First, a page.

Turkey’s Challenges

Protesters clash with Turkish police in Ankara, March 13, 2012

From the Editors of the New York Times:  Turkey’s Parliament recently named a commission to write a new constitution, and a draft is expected by June. The commission must follow a transparent process, tossing out the old, authoritarian document based on Ataturk nationalism and starting fresh.

The new constitution must assert civilian control over the military; protect individual rights and freedom of speech, religion and the press. It must also redefine citizenship to include not only Turks but Kurds and other ethnic groups so they can no longer be oppressed. The present constitution defines a citizen as a “Turk.”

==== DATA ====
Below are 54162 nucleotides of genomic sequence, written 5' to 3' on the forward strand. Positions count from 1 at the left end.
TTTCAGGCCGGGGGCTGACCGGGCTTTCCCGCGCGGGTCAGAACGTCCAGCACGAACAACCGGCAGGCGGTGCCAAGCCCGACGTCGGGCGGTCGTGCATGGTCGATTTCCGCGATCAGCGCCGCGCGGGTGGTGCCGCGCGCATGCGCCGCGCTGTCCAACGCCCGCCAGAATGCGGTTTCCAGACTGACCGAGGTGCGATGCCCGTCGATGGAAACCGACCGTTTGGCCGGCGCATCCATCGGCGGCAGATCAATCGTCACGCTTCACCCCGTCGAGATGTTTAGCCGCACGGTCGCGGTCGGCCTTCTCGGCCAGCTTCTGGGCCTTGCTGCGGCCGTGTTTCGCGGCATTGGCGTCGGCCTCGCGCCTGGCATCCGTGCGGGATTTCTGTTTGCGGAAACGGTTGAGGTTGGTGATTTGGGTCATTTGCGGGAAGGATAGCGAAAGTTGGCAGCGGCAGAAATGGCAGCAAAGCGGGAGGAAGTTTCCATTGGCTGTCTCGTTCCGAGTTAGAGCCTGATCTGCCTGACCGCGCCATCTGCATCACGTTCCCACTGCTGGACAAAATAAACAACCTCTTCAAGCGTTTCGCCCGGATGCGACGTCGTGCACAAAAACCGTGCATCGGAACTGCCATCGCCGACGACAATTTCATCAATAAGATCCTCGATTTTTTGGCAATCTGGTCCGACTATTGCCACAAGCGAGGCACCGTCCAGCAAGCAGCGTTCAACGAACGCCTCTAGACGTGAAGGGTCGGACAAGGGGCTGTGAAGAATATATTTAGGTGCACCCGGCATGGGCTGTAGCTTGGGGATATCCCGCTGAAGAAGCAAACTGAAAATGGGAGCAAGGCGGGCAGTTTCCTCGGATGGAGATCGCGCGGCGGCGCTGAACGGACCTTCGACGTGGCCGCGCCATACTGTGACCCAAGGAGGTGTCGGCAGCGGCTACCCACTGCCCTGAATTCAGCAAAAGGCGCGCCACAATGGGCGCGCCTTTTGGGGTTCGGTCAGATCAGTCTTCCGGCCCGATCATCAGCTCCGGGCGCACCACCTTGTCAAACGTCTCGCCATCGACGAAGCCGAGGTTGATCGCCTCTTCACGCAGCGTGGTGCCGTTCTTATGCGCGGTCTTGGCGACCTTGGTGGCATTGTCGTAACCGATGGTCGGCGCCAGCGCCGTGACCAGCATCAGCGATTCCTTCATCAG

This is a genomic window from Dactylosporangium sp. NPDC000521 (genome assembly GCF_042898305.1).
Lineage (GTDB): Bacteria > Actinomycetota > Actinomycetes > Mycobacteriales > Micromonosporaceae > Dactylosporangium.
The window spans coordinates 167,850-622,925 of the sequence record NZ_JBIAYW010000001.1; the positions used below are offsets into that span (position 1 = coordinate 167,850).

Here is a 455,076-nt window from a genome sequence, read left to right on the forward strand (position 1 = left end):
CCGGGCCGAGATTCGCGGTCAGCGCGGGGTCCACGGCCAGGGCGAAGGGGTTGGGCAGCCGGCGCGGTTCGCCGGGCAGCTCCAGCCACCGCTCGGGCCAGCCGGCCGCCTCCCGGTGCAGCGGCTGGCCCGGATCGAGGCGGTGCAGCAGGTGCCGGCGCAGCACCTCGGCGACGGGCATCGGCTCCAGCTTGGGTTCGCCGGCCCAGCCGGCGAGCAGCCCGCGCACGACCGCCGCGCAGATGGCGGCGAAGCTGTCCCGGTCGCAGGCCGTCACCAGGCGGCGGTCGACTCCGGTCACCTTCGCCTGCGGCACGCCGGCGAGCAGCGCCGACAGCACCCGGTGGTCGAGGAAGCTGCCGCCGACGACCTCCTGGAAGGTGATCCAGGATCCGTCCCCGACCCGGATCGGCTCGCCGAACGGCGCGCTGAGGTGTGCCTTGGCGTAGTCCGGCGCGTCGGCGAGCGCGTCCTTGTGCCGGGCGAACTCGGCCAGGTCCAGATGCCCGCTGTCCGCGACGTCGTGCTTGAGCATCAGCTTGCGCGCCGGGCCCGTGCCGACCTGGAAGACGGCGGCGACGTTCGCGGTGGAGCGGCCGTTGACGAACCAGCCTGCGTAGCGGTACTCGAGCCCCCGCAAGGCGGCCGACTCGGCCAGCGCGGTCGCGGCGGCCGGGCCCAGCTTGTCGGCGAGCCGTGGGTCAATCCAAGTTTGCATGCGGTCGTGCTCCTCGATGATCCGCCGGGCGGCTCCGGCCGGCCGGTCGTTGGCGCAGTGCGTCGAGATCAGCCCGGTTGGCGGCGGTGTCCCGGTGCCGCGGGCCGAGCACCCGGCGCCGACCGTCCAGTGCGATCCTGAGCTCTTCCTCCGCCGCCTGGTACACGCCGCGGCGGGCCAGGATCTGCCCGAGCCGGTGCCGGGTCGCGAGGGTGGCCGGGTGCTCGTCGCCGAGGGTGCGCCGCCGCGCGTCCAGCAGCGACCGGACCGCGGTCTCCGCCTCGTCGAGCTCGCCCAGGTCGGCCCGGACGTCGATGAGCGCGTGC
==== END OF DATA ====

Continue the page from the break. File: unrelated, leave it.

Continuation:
There are many issues that need addressing apart from a new constitution. The Turks are still bitterly divided over the role of religion in their society. The educational system has many shortcomings. Mr. Erdogan’s judicial reforms have not gone far enough. The government defines terrorism too broadly and too often uses it as an excuse to arrest and detain Kurds and other critics.

Mr. Erdogan can legitimately claim a leading role in the Middle East. But he will have more credibility if he strengthens his own democracy.  (photo: Reuters)

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